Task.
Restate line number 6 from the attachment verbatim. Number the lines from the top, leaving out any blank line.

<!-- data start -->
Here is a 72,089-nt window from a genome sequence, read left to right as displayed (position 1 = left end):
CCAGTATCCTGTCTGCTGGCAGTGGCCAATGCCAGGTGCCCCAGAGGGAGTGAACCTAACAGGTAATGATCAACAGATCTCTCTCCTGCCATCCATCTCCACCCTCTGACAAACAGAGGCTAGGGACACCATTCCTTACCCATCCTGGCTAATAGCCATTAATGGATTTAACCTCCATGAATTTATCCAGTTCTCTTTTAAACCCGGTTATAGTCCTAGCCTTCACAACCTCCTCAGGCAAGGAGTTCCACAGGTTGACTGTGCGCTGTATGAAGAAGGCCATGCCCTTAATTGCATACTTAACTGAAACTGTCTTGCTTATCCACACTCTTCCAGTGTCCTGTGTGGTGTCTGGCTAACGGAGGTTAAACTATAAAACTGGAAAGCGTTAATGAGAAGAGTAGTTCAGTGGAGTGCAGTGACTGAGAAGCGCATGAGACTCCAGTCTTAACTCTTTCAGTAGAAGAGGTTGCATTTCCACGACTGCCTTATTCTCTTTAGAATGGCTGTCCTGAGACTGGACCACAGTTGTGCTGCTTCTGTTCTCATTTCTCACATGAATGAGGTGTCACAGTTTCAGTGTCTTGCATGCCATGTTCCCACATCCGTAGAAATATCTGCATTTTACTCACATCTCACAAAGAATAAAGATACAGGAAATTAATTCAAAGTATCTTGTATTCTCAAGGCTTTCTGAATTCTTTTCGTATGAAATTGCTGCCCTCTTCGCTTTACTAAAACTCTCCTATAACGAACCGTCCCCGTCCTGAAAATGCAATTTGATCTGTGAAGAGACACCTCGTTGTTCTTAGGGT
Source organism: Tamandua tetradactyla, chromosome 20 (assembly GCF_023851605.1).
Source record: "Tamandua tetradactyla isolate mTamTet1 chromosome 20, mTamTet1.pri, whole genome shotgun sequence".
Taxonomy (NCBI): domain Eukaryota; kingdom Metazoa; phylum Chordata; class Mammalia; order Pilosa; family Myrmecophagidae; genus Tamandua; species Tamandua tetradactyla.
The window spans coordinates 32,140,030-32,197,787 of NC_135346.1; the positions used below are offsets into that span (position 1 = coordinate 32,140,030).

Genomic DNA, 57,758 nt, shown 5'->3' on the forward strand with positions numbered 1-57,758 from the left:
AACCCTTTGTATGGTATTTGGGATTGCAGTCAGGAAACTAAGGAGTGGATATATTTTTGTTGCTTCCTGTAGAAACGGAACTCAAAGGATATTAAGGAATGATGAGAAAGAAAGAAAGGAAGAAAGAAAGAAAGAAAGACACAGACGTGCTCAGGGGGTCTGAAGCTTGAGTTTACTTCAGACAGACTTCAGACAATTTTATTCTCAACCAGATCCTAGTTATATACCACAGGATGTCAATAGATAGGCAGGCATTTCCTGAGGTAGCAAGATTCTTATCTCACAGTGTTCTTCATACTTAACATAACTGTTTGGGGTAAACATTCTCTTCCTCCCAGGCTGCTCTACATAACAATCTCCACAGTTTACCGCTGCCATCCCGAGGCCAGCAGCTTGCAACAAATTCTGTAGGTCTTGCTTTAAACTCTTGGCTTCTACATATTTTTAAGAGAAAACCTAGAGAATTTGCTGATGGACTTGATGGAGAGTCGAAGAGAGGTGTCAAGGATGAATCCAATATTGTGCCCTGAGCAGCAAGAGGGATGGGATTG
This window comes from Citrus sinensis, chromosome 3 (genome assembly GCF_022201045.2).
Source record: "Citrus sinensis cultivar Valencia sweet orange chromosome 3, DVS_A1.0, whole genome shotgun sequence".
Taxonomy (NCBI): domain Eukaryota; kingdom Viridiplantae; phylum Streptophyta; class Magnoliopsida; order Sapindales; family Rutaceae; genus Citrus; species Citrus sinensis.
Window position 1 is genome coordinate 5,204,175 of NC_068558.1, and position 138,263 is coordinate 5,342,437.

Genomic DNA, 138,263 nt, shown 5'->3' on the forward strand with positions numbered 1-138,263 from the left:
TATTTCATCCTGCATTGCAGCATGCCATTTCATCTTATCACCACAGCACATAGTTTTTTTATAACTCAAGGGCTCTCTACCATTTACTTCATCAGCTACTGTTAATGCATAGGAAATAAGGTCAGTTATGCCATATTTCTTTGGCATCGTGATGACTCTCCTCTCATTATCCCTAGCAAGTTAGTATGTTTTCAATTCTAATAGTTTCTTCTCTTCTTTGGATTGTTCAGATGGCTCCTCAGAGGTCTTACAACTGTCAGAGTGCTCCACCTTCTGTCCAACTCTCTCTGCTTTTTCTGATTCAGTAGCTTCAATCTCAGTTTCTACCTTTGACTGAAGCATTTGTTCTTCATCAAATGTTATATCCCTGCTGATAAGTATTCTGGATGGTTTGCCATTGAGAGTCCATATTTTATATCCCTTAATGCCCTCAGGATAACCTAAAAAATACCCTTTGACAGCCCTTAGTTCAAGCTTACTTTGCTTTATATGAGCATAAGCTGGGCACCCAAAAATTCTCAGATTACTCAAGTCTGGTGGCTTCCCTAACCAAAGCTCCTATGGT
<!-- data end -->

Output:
The window spans coordinates 32,140,030-32,197,787 of NC_135346.1; the positions used below are offsets into that span (position 1 = coordinate 32,140,030).